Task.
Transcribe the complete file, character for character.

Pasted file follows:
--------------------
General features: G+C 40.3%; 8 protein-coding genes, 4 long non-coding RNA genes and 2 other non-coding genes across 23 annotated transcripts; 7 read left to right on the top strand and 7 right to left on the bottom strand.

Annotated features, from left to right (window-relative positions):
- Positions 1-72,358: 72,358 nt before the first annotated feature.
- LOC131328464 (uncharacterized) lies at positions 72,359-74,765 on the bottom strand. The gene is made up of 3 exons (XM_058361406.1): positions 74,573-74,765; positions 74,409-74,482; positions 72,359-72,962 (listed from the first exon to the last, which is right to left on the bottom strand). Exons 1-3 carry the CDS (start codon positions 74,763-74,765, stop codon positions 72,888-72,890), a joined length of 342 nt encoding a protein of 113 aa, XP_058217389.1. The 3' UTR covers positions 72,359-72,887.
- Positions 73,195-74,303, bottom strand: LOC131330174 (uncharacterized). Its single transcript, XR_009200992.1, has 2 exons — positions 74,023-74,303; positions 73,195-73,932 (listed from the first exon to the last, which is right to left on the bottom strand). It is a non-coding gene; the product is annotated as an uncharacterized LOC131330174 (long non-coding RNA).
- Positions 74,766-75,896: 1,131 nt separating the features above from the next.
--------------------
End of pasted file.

General features: G+C 40.3%; 8 protein-coding genes, 4 long non-coding RNA genes and 2 other non-coding genes across 23 annotated transcripts; 7 read left to right on the top strand and 7 right to left on the bottom strand.

Annotated features, from left to right (window-relative positions):
- Positions 1-72,358: 72,358 nt before the first annotated feature.
- LOC131328464 (uncharacterized) lies at positions 72,359-74,765 on the bottom strand. The gene is made up of 3 exons (XM_058361406.1): positions 74,573-74,765; positions 74,409-74,482; positions 72,359-72,962 (listed from the first exon to the last, which is right to left on the bottom strand). Exons 1-3 carry the CDS (start codon positions 74,763-74,765, stop codon positions 72,888-72,890), a joined length of 342 nt encoding a protein of 113 aa, XP_058217389.1. The 3' UTR covers positions 72,359-72,887.
- Positions 73,195-74,303, bottom strand: LOC131330174 (uncharacterized). Its single transcript, XR_009200992.1, has 2 exons — positions 74,023-74,303; positions 73,195-73,932 (listed from the first exon to the last, which is right to left on the bottom strand). It is a non-coding gene; the product is annotated as an uncharacterized LOC131330174 (long non-coding RNA).
- Positions 74,766-75,896: 1,131 nt separating the features above from the next.